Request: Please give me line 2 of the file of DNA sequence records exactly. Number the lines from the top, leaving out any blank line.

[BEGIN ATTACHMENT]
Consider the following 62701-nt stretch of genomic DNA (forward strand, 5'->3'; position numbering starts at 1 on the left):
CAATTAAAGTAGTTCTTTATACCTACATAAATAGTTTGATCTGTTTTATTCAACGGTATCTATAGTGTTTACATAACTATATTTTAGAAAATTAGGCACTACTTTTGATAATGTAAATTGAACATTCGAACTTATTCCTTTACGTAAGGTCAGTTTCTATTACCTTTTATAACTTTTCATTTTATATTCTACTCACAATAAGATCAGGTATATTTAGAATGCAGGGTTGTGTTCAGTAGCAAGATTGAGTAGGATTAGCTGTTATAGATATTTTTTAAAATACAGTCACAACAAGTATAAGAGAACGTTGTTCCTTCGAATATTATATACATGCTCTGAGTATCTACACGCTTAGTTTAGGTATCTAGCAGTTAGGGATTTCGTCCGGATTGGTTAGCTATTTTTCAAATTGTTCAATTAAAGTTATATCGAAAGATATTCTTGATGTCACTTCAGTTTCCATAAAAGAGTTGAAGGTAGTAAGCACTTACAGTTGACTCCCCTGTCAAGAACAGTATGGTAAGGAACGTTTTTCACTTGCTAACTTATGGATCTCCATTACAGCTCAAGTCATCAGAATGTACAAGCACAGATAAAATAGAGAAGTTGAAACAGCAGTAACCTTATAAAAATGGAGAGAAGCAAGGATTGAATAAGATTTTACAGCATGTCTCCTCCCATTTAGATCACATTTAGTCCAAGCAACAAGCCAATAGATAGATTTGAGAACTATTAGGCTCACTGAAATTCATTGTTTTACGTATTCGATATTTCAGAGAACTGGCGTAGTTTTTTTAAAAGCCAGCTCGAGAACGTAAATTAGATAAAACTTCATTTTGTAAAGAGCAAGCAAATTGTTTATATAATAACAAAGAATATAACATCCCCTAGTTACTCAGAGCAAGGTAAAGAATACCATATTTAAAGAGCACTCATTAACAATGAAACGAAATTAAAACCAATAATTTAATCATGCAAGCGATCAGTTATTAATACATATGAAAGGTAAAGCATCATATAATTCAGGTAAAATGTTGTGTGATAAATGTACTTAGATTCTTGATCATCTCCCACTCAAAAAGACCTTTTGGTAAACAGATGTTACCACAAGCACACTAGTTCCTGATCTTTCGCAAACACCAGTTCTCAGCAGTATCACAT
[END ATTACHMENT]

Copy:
CAATTAAAGTAGTTCTTTATACCTACATAAATAGTTTGATCTGTTTTATTCAACGGTATCTATAGTGTTTACATAACTATATTTTAGAAAATTAGGCACTACTTTTGATAATGTAAATTGAACATTCGAACTTATTCCTTTACGTAAGGTCAGTTTCTATTACCTTTTATAACTTTTCATTTTATATTCTACTCACAATAAGATCAGGTATATTTAGAATGCAGGGTTGTGTTCAGTAGCAAGATTGAGTAGGATTAGCTGTTATAGATATTTTTTAAAATACAGTCACAACAAGTATAAGAGAACGTTGTTCCTTCGAATATTATATACATGCTCTGAGTATCTACACGCTTAGTTTAGGTATCTAGCAGTTAGGGATTTCGTCCGGATTGGTTAGCTATTTTTCAAATTGTTCAATTAAAGTTATATCGAAAGATATTCTTGATGTCACTTCAGTTTCCATAAAAGAGTTGAAGGTAGTAAGCACTTACAGTTGACTCCCCTGTCAAGAACAGTATGGTAAGGAACGTTTTTCACTTGCTAACTTATGGATCTCCATTACAGCTCAAGTCATCAGAATGTACAAGCACAGATAAAATAGAGAAGTTGAAACAGCAGTAACCTTATAAAAATGGAGAGAAGCAAGGATTGAATAAGATTTTACAGCATGTCTCCTCCCATTTAGATCACATTTAGTCCAAGCAACAAGCCAATAGATAGATTTGAGAACTATTAGGCTCACTGAAATTCATTGTTTTACGTATTCGATATTTCAGAGAACTGGCGTAGTTTTTTTAAAAGCCAGCTCGAGAACGTAAATTAGATAAAACTTCATTTTGTAAAGAGCAAGCAAATTGTTTATATAATAACAAAGAATATAACATCCCCTAGTTACTCAGAGCAAGGTAAAGAATACCATATTTAAAGAGCACTCATTAACAATGAAACGAAATTAAAACCAATAATTTAATCATGCAAGCGATCAGTTATTAATACATATGAAAGGTAAAGCATCATATAATTCAGGTAAAATGTTGTGTGATAAATGTACTTAGATTCTTGATCATCTCCCACTCAAAAAGACCTTTTGGTAAACAGATGTTACCACAAGCACACTAGTTCCTGATCTTTCGCAAACACCAGTTCTCAGCAGTATCACAT